Trading Now

Trading Now

Thursday, September 10, 2009


Weekly Jobs Claims were down 26,000 to 550,000
Need to see it drop to 400,000 to start feeling like things are getting better.
Monsanto Seed Company announced this morning that they will be laying off workers so obviously we are nowhere out of the woods. The futures are taking this all in stride and are up slightly this morning. My guess is that unless something wonderful happens, the market will cough back any gains and we will have a small sell off. 550,000 claims is more than had been expected.

U.S. foreclosure filings near record high
Home foreclosure filings in August came within 1 percentage point of July's record high and are projected to increase until late next year, data provider RealtyTrac said. Foreclosures in the legal pipeline that lead to repossession are "probably going to overwhelm" the financial system in modifying loans, said Rick Sharga, RealtyTrac's senior vice president. Last month, a foreclosure filing was made for one in every 357 homes in the U.S. Reuters (10 Sep.)

Fed's Beige Book shows slow economic recovery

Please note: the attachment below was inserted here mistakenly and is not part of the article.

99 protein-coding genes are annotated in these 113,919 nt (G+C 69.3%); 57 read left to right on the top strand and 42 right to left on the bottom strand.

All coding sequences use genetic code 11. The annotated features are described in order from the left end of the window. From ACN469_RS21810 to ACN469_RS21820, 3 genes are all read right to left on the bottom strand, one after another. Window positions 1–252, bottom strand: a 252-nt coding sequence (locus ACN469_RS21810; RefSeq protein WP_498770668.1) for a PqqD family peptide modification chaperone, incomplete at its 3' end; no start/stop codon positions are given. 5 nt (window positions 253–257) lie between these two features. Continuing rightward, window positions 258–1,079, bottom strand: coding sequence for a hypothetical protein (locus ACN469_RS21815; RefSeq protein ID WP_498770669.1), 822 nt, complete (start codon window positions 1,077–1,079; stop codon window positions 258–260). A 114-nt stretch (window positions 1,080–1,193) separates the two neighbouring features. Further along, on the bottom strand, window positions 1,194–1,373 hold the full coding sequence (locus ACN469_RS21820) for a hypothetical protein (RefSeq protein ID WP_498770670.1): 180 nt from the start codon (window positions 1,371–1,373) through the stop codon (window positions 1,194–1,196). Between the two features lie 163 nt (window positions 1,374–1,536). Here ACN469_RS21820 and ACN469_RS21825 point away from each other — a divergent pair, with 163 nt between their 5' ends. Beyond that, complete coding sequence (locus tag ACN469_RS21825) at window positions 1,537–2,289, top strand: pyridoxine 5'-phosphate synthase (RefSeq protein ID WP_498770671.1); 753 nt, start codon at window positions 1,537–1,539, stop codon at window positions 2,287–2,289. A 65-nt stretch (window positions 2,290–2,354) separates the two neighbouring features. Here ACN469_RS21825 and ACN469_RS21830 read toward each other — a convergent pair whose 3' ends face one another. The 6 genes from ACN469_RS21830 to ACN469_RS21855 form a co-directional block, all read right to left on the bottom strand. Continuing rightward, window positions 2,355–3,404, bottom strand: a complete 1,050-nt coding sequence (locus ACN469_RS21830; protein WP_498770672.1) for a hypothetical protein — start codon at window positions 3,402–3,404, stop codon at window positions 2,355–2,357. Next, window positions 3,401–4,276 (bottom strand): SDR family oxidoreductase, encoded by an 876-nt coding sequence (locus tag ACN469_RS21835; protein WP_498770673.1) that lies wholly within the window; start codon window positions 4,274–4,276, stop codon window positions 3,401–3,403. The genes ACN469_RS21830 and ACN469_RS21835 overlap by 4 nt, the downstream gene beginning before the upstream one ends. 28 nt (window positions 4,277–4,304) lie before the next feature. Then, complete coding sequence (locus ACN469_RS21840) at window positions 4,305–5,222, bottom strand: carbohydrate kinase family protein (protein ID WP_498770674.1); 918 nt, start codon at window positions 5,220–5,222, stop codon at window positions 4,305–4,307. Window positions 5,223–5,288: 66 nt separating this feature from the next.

The Federal Reserve's Beige Book survey of the U.S. economy shows that economic recovery is slow and fragile. The biggest indications of improvement are seen in residential real estate sales, increasing consumer prices and rising manufacturing orders. But retail sales and commercial real estate values remain weak. The New York Times (09 Sep.)

Senate bill gives Fed less authority than previous proposals
The U.S. Senate Banking, Housing and Urban Affairs Committee is drafting legislation for overhauling the financial regulatory framework, but the bill is shaping up to be significantly different from what the White House had proposed, sources said. For example, the Senate proposal would not give the Federal Reserve as much authority as the administration had proposed. Both Republican and Democratic senators have voiced concerns about the Fed and its role in the financial crisis. The Washington Post (10 Sep.)

FDIC prepares to wind down debt-guarantee program for banks
The U.S. banking industry is about to face a test of how well it will fare without the Federal Deposit Insurance Corp.'s debt-guarantee program. The FDIC said it is weighing whether to continue the program for an additional six months or allow it to expire as planned Oct. 31. "As domestic credit and liquidity markets appear to be normalizing and the number of entities utilizing the debt-guarantee program has decreased, now is an important time to make clear our intent to end the program," said FDIC Chairwoman Sheila Bair. The Wall Street Journal (10 Sep.)

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